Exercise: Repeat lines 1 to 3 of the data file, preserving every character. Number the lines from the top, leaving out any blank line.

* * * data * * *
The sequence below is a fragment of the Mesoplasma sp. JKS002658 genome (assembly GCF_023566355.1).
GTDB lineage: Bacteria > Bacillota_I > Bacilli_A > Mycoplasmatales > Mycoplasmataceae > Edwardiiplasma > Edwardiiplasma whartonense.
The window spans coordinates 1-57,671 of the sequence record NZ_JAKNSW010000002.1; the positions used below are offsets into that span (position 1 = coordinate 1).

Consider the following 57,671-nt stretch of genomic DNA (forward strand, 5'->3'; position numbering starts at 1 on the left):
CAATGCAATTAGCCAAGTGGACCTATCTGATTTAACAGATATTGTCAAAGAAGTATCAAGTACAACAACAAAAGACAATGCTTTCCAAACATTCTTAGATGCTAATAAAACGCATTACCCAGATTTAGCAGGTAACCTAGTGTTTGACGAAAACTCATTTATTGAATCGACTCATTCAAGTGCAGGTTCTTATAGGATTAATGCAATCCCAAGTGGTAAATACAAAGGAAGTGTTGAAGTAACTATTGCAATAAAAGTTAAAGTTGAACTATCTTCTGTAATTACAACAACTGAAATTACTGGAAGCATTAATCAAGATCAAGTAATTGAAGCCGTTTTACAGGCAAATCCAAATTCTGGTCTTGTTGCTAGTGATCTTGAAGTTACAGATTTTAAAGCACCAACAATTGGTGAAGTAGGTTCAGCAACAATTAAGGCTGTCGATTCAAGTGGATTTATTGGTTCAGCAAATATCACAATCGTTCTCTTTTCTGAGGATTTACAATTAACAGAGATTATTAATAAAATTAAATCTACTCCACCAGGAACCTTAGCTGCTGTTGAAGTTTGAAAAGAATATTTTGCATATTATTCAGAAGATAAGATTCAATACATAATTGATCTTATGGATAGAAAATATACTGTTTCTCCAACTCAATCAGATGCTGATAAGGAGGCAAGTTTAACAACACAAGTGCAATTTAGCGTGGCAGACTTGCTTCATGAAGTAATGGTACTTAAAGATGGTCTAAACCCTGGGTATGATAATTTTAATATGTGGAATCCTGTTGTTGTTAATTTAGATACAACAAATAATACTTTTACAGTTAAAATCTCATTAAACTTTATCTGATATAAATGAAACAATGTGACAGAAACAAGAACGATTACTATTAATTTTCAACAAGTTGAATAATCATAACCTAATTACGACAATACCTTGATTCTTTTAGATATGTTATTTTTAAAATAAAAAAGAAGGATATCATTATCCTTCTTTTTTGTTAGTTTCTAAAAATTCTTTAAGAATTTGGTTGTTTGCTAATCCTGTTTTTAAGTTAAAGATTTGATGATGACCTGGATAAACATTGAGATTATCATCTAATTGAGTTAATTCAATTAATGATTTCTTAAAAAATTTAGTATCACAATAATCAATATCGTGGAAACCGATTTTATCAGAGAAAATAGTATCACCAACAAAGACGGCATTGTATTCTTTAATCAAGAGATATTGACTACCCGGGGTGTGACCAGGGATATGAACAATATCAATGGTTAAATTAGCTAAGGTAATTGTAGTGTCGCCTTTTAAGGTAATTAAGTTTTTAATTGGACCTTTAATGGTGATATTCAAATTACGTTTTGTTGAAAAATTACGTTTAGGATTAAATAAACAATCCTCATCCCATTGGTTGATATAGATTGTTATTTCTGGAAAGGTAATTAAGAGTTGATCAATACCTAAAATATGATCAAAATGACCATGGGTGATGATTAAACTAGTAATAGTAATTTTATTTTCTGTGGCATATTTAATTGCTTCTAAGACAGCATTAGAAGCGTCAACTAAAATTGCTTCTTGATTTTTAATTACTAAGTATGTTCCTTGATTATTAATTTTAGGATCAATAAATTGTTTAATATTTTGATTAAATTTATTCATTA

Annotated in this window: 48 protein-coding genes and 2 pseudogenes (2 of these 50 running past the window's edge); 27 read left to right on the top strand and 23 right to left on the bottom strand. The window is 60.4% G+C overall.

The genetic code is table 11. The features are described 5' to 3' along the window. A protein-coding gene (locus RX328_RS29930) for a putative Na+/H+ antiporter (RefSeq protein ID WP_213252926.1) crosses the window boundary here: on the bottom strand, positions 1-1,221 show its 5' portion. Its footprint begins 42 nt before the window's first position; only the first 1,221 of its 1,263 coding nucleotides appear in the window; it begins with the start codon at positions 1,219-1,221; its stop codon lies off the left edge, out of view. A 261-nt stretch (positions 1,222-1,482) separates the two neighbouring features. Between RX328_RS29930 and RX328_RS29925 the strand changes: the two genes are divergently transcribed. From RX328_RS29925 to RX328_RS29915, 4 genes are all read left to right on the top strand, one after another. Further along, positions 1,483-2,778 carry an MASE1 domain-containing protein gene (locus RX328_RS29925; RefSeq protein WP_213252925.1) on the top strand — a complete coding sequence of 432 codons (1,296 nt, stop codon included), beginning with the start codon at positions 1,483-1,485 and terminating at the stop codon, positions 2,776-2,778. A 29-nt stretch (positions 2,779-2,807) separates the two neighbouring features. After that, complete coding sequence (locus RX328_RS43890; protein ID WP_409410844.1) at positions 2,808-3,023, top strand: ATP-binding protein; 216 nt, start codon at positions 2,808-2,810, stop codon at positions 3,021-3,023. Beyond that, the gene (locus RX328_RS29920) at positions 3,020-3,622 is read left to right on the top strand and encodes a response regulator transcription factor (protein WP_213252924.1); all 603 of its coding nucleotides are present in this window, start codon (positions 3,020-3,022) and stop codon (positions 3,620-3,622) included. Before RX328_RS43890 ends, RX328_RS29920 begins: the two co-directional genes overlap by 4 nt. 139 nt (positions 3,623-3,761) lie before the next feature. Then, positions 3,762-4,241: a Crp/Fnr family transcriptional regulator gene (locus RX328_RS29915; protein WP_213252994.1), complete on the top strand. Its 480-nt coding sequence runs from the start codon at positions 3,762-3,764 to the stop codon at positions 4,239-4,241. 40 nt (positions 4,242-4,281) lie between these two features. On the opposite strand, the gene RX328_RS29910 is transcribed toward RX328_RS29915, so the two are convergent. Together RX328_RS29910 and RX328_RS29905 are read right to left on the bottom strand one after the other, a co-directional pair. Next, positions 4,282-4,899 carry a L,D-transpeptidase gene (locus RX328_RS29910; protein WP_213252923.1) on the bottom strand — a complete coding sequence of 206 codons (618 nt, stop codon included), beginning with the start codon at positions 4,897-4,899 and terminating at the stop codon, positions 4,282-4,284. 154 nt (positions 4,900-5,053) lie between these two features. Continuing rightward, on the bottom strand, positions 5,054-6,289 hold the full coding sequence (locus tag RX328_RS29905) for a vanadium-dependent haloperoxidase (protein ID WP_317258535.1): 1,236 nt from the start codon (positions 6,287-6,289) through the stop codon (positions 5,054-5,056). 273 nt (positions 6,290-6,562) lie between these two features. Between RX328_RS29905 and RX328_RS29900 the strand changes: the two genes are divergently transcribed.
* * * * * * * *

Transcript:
The sequence below is a fragment of the Mesoplasma sp. JKS002658 genome (assembly GCF_023566355.1).
GTDB lineage: Bacteria > Bacillota_I > Bacilli_A > Mycoplasmatales > Mycoplasmataceae > Edwardiiplasma > Edwardiiplasma whartonense.
The window spans coordinates 1-57,671 of the sequence record NZ_JAKNSW010000002.1; the positions used below are offsets into that span (position 1 = coordinate 1).